Thursday, February 2, 2017

Hidden Figures. A Review.

Went to see Hidden Figures last night, a rare Wednesday date night. Cinebistro was in fine form. The shrimp mac and cheese was exquisite. The movie was terrific. On the way out I was able to grab not one, not two, but three of those delicious chocolate-mint gumdrop things. A killer night!

Hidden Figures, as you know, is about three African-American women who worked at NASA in Langley during the early 60's when this nation was trying to catch up with the Soviet Union's space program. This was before the Civil Rights battles, where Jim Crow segregation was the law of the land. These three ladies possessed brilliant mathematical minds, but toiled away in relative obscurity in a colored section of the complex, until fate intervened and brought all three to prominence. Neccesity being the mother of invention, the brightest and best minds had to be employed, regardless of skin color, so in the merit based environment of NASA, the cream eventually rose to the top. These three women had to overcome not only their race but their gender as well, making them all the more remarkable.

Watching what life was like in 1961 Virginia was difficult. The most excruciating part of the movie was the part where Katherine Johnson's character, played beautifully by Taraji Henson, was forced to run across the Langley campus half a mile twice a day, arms full of her work, through all kinds of go to the bathroom, since that's where the closest colored bathroom was. She did so every day, suffering this absurdity in stoic silence until finally, when confronted with her slacking forty minute breaks by her boss, launches into an impassioned defense of herself which brought tears to my eyes. When the boss, played surprisingly well by Kevin Costner, silently walks over to the coffee table and rips the colored sticker someone had placed on a small coffee pot provided especially for Ms. Johnson, you could have heard a pin drop in the universe.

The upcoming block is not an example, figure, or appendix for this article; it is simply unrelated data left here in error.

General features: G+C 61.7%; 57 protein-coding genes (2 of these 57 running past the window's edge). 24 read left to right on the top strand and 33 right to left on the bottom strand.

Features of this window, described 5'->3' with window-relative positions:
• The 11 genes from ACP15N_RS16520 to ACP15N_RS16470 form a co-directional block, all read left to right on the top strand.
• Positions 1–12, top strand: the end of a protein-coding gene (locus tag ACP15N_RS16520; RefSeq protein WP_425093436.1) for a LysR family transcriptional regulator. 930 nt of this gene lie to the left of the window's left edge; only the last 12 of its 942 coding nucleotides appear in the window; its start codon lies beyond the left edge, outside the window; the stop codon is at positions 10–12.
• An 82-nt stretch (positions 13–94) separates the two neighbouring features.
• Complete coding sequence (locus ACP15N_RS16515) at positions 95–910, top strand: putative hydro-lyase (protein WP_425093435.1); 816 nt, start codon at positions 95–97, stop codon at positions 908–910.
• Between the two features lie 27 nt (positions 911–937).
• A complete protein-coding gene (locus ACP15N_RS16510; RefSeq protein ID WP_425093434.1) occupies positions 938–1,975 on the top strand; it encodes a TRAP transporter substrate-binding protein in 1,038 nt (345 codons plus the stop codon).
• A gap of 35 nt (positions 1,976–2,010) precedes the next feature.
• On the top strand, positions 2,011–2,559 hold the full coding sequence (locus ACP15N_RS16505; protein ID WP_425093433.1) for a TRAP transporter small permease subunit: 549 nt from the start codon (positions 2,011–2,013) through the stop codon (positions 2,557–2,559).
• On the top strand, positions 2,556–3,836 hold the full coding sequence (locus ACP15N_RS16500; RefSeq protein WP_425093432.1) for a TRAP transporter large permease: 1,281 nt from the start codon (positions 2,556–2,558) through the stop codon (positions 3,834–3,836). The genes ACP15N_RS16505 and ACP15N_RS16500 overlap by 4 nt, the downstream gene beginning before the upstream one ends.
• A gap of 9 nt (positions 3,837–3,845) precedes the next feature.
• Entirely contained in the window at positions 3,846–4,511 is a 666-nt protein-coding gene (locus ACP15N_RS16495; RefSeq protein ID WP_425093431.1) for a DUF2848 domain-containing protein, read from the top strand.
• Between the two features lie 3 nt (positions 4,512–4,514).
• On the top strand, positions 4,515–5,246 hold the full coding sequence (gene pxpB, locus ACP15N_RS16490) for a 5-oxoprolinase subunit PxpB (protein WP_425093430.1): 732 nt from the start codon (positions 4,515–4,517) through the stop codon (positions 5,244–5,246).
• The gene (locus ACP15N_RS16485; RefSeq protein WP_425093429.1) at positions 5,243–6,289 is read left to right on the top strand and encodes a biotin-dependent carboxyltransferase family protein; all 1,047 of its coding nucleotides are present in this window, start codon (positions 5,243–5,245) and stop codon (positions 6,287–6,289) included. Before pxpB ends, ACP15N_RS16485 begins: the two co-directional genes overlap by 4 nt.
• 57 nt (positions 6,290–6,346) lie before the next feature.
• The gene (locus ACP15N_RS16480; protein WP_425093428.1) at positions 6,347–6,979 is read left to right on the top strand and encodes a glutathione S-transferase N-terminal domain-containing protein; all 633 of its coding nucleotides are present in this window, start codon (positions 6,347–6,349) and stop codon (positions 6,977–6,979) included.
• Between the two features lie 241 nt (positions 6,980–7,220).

The part of the movie which moved me the most though was the sense of national purpose woven throughout the country by the space program. Everyone, was invested in its success, it seemed. Although segregated, groups of whites and blacks gathered outside of store fronts watching the blast off of Friendship Seven on televisions displayed in the windows. Living rooms in black and white homes were packed with people praying and holding their breath as rockets either lifted off successfully, or crashed to the ground in a terrifying fireball. It's hard to imagine anything today having the power to unite us as a people like that. It was both inspiring and sad to ponder just how divided we have become.

It was also inspiring to see that Hollywood still has it within itself to produce uplifting and heroic films. Bravo!